I listened to Kerry's speech.
Separate from the issues about what is and is not true with what happened in Syria and separate from the issues of what immediate action the US is going to take, this statement really hit me as very important and critical.
It matters because if we choose to live in the world where a thug and a murderer like Bashar al-Assad can gas thousands of his own people with impunity, even after the United States and our allies said no, and then the world does nothing about it, there will be no end to the test of our resolve and the dangers that will flow from those others who believe that they can do as they will.People are arguing about whether Syria is like Iraq in terms of the quality of evidence. However, there is one very important respect in which the two situations are similar. The US government is prepared to assume the power to disregard international law and do what it thinks should be done to impose moral order on the world and hope to intimidate those who might disregard its moral authority.
This matters also beyond the limits of Syria’s borders. It is about whether Iran, which itself has been a victim of chemical weapons’ attacks, will now feel emboldened in the absence of action to obtain nuclear weapons.
It is about Hezbollah and North Korea and every other terrorist group or dictator that might ever again contemplate the use of weapons of mass destruction. Will they remember that the Assad regime was stopped from those weapons’ current or future use? Or will they remember that the world stood aside and created impunity?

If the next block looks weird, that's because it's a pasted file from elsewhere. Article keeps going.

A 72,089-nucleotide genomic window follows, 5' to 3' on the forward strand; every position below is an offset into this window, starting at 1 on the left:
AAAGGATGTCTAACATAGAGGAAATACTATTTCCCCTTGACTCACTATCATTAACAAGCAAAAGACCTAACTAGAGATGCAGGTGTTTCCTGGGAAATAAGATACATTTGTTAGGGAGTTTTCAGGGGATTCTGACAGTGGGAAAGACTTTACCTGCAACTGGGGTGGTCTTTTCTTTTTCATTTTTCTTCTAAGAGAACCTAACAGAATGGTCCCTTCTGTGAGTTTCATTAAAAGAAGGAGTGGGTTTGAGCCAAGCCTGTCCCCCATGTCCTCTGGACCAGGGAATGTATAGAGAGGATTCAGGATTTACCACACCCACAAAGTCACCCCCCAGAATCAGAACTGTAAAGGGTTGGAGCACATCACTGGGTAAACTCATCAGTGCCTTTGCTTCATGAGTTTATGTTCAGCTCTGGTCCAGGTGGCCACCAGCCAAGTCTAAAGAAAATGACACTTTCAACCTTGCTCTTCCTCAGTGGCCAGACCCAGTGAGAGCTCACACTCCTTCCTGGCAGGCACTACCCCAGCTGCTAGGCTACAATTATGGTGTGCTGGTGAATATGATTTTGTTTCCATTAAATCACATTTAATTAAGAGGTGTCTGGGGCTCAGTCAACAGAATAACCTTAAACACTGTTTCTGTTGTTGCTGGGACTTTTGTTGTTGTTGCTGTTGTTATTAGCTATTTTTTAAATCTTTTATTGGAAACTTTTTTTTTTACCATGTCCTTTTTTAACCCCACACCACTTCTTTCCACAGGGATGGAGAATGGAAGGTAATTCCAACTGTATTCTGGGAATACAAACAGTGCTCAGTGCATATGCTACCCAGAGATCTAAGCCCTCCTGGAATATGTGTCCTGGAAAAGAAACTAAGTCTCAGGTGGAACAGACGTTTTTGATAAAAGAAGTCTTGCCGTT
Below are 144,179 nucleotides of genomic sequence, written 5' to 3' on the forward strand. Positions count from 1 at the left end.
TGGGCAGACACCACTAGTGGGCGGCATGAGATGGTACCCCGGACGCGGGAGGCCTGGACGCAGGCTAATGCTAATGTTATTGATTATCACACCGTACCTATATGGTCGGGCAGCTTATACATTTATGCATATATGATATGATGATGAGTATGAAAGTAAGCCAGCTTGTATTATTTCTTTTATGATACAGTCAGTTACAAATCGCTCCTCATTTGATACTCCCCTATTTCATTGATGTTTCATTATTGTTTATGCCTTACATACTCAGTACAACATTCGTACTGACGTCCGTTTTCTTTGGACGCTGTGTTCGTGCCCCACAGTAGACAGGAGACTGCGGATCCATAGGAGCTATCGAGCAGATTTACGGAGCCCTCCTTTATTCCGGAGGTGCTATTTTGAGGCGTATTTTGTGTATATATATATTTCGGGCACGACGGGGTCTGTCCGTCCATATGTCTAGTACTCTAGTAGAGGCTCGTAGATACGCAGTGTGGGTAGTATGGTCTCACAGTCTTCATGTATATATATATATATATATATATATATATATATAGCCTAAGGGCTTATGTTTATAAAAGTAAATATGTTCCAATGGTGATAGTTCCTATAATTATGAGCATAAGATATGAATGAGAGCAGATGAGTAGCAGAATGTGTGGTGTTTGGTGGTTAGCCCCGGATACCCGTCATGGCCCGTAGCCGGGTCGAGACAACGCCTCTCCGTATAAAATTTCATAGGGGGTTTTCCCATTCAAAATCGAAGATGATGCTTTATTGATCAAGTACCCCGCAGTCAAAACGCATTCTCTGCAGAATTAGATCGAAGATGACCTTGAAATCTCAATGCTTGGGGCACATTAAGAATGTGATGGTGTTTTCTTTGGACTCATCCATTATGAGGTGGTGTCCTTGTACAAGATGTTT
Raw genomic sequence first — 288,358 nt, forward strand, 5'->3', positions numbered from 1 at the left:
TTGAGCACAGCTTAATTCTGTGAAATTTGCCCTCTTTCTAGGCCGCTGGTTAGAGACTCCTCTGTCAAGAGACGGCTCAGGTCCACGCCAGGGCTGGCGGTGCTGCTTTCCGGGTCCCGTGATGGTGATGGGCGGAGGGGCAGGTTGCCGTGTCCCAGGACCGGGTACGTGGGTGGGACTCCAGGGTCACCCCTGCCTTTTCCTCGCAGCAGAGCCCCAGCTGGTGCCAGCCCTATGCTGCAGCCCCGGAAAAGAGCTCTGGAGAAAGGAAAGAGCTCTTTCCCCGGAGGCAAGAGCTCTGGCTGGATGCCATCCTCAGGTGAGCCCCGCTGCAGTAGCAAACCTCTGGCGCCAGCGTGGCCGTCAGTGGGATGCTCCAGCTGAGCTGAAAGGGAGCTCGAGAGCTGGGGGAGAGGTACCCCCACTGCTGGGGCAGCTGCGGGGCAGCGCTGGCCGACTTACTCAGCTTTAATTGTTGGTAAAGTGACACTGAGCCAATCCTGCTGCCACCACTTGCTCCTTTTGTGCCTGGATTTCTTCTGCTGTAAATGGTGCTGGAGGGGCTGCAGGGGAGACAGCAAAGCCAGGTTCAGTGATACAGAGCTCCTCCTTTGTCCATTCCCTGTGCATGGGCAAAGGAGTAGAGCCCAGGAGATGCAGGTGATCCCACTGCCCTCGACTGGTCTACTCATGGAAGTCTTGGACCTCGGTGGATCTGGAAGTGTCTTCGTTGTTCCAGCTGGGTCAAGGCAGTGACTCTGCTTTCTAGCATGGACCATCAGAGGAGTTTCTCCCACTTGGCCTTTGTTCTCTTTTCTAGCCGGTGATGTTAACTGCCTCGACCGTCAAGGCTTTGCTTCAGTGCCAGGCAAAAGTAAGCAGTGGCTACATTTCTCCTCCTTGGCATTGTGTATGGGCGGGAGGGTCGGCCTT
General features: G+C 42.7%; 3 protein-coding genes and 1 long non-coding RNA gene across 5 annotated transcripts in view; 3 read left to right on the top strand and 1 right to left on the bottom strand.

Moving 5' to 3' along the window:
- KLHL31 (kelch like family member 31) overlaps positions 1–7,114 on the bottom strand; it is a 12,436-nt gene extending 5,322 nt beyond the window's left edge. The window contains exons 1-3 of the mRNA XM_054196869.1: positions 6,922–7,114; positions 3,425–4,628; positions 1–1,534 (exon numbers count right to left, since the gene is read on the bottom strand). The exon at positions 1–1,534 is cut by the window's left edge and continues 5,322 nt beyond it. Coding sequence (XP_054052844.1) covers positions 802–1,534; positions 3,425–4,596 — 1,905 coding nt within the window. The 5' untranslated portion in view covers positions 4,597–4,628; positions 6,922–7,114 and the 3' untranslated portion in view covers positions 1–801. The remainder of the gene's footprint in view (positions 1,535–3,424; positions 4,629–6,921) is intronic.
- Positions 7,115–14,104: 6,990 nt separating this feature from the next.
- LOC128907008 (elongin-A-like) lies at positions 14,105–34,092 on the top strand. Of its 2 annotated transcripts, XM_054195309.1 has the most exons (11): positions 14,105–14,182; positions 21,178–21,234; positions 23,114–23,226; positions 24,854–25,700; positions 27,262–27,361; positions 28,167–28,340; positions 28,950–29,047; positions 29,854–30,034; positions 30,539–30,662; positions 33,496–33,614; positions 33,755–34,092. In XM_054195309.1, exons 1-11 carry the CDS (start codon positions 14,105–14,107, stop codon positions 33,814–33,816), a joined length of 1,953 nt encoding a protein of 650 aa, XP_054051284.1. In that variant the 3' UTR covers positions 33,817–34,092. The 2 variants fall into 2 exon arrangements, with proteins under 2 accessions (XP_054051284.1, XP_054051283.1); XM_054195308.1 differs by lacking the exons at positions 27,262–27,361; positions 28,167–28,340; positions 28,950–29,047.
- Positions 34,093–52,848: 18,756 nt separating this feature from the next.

So our concern is not just about some far-off land oceans away. That’s not what this is about. Our concern with the cause of the defenseless people of Syria is about choices that will directly affect our role in the world and our interests in the world.
It is also profoundly about who we are. We are the United States of America. We are the country that has tried, not always successfully, but always tried to honor a set of universal values around which we have organized our lives and our aspirations.
This crime against conscience, this crime against humanity, this crime against the most fundamental principles of international community, against the norm of the international community, this matters to us.
And it matters to who we are. And it matters to leadership and to our credibility in the world.
That was the position taken in Iraq. The UNSC was bypassed and the US with the support of a limited coalition launched an invasion. In retrospect that turned out not to be a successful project. It seems probable that a military intervention will be launched in Syria. It is also pretty clear that the international support for it will me more limited than it was in Iraq. We won't know until some time in the future whether this intervention will turn out to have been useful and effective or yet another disastrous military adventure.
Clearly the US maintains sufficient military power that it can likely get by with playing global cop. The question is whether this is a posture that we as Americans want to see our country adopting over and over again. Speaking for myself, I can conclusively answer, no.